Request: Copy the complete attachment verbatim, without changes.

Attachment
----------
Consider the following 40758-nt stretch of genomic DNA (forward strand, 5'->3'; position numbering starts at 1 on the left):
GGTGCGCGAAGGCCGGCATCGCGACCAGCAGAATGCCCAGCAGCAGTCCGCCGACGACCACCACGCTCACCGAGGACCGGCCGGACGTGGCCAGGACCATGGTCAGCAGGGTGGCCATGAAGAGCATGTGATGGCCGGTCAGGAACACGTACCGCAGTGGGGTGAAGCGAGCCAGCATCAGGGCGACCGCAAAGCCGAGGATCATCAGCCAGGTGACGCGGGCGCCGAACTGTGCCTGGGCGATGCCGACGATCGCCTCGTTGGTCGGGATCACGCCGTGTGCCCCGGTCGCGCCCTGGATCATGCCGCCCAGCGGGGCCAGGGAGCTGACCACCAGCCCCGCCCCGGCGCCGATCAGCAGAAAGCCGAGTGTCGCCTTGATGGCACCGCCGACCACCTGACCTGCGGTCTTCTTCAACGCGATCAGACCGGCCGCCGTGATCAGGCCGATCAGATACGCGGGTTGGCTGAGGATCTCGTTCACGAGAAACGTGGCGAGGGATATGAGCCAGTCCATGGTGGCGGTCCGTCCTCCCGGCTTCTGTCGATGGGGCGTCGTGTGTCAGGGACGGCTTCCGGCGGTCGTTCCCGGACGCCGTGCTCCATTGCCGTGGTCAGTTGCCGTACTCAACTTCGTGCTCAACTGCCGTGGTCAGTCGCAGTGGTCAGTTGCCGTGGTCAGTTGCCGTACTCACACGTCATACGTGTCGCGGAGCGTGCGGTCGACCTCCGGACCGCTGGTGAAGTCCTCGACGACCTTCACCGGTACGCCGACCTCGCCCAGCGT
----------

Consider the following 40758-nt stretch of genomic DNA (forward strand, 5'->3'; position numbering starts at 1 on the left):
GGTGCGCGAAGGCCGGCATCGCGACCAGCAGAATGCCCAGCAGCAGTCCGCCGACGACCACCACGCTCACCGAGGACCGGCCGGACGTGGCCAGGACCATGGTCAGCAGGGTGGCCATGAAGAGCATGTGATGGCCGGTCAGGAACACGTACCGCAGTGGGGTGAAGCGAGCCAGCATCAGGGCGACCGCAAAGCCGAGGATCATCAGCCAGGTGACGCGGGCGCCGAACTGTGCCTGGGCGATGCCGACGATCGCCTCGTTGGTCGGGATCACGCCGTGTGCCCCGGTCGCGCCCTGGATCATGCCGCCCAGCGGGGCCAGGGAGCTGACCACCAGCCCCGCCCCGGCGCCGATCAGCAGAAAGCCGAGTGTCGCCTTGATGGCACCGCCGACCACCTGACCTGCGGTCTTCTTCAACGCGATCAGACCGGCCGCCGTGATCAGGCCGATCAGATACGCGGGTTGGCTGAGGATCTCGTTCACGAGAAACGTGGCGAGGGATATGAGCCAGTCCATGGTGGCGGTCCGTCCTCCCGGCTTCTGTCGATGGGGCGTCGTGTGTCAGGGACGGCTTCCGGCGGTCGTTCCCGGACGCCGTGCTCCATTGCCGTGGTCAGTTGCCGTACTCAACTTCGTGCTCAACTGCCGTGGTCAGTCGCAGTGGTCAGTTGCCGTGGTCAGTTGCCGTACTCACACGTCATACGTGTCGCGGAGCGTGCGGTCGACCTCCGGACCGCTGGTGAAGTCCTCGACGACCTTCACCGGTACGCCGACCTCGCCCAGCGT